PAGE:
Obama Wants to Make Two-Year Community Colleges Free

The White House proposal would make community colleges as “free and universal” as high schools. Kevin Lamarque/Reuters

Updated | President Barack Obama wants to make two-year community colleges free for students who maintain good grades, according to a plan unveiled by the White House on Thursday.

The plan, America's College Promise, could help up to 9 million students if all 50 states choose to participate, allowing community college students to save an average of $3,800 a year. The White House wants to make two years of college "as free and universal as high school" and hopes it will lead to increased student enrollment and employment numbers.

"What I'd like to do is to see the first two years of community college free for everybody who's willing to work for it," President Obama said in video posted to Facebook by the White House on Thursday.

Big news: President Obama just proposed making two years of community college free for anyone who's willing to work for it. #FreeCommunityCollege

Posted by The Obama White House on Thursday, January 8, 2015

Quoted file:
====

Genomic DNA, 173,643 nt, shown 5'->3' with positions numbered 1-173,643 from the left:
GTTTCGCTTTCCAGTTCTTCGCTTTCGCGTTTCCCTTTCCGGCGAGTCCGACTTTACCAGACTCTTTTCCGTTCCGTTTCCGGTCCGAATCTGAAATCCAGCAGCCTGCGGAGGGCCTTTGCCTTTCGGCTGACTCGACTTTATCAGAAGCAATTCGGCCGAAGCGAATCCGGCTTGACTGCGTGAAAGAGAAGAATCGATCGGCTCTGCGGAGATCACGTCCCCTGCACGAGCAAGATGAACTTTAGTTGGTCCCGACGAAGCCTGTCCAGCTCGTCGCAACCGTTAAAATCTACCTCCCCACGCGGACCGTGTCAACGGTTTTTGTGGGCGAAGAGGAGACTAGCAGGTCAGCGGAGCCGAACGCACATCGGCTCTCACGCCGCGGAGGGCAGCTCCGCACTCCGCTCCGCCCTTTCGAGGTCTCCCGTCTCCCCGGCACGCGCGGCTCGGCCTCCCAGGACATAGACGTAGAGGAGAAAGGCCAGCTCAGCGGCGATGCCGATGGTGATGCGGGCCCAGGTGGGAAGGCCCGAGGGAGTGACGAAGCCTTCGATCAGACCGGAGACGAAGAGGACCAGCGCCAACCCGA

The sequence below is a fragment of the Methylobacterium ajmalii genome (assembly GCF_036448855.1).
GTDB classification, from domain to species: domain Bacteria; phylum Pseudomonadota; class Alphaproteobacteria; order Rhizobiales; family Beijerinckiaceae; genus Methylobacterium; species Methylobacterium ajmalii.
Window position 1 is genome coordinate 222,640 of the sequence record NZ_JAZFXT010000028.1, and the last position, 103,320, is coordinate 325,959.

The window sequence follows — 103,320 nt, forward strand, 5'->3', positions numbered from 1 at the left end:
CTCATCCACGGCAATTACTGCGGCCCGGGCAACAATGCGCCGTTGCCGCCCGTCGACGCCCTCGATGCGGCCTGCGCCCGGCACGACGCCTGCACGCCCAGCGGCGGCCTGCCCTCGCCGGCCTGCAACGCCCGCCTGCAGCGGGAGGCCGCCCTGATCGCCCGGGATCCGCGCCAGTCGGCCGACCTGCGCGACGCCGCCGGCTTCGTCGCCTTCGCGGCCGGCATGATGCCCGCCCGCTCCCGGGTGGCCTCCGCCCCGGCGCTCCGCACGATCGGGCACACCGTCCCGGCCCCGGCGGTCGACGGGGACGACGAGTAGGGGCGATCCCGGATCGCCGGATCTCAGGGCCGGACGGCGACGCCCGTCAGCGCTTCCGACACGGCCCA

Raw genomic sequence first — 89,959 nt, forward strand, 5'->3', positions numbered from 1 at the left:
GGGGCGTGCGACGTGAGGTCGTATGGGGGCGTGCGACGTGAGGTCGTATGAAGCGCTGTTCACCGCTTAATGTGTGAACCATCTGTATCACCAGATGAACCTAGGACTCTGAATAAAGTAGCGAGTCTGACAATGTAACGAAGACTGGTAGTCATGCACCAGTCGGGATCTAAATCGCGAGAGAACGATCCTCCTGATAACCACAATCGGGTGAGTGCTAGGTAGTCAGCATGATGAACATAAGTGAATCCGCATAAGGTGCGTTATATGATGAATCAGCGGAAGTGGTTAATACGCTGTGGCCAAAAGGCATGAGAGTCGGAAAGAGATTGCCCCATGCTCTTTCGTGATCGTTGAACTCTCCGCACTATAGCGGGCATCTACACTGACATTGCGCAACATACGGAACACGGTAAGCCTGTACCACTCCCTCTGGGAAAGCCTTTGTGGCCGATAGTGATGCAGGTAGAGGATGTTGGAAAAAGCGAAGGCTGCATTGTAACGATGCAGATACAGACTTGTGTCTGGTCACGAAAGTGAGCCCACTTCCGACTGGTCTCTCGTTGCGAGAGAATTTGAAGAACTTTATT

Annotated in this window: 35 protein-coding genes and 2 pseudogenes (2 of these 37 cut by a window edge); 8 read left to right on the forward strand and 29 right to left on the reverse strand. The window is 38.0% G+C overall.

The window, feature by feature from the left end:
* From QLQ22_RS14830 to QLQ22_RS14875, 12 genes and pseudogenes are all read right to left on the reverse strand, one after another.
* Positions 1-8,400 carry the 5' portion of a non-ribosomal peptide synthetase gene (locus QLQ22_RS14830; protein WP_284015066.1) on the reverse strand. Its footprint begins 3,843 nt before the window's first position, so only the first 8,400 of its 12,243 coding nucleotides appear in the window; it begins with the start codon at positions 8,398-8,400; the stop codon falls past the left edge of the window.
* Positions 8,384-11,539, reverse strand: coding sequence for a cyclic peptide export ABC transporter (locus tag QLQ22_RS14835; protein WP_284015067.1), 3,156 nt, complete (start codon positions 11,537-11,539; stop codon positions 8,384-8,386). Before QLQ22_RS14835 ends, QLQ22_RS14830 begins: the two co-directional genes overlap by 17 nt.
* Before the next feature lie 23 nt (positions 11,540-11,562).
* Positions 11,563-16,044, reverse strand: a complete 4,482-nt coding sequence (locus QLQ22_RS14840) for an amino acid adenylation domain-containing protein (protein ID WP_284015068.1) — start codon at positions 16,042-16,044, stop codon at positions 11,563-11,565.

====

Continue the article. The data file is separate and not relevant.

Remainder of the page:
To be eligible, students have to maintain a 2.5 GPA (C+) and make "steady progress" toward completing their program. Community colleges are expected to offer academic programs that either fully transfer credits to public four-year colleges and universities, or offer occupational training programs that have high graduation rates and "lead to in-demand degrees," according to the White House.

Community colleges must also show they are working to improve student outcomes through "promising and evidence-based reforms."

Federal and state funding would be used for the program, with federal funding covering 75 percent of the cost and state funding paying the rest, but Congress has to first approve the plan.

The proposal will no doubt be welcomed by prospective college students, who face entering the black hole of America's $1.2 trillion student debt problem. However, the Institute for College Access and Success, a group that works to increase access and funding for higher education, called other free-tuition plans a "wolf in sheep's clothing" and said, "free tuition plans are giant missed opportunities because they put resources where they are less needed when the need is so great in other areas."

This article has been updated to reflect an update to an Institute for College Access and Success post in which they said as more details about America's College Promise became clear, "it differs significantly from the Tennessee Promise and other 'free community college' plans."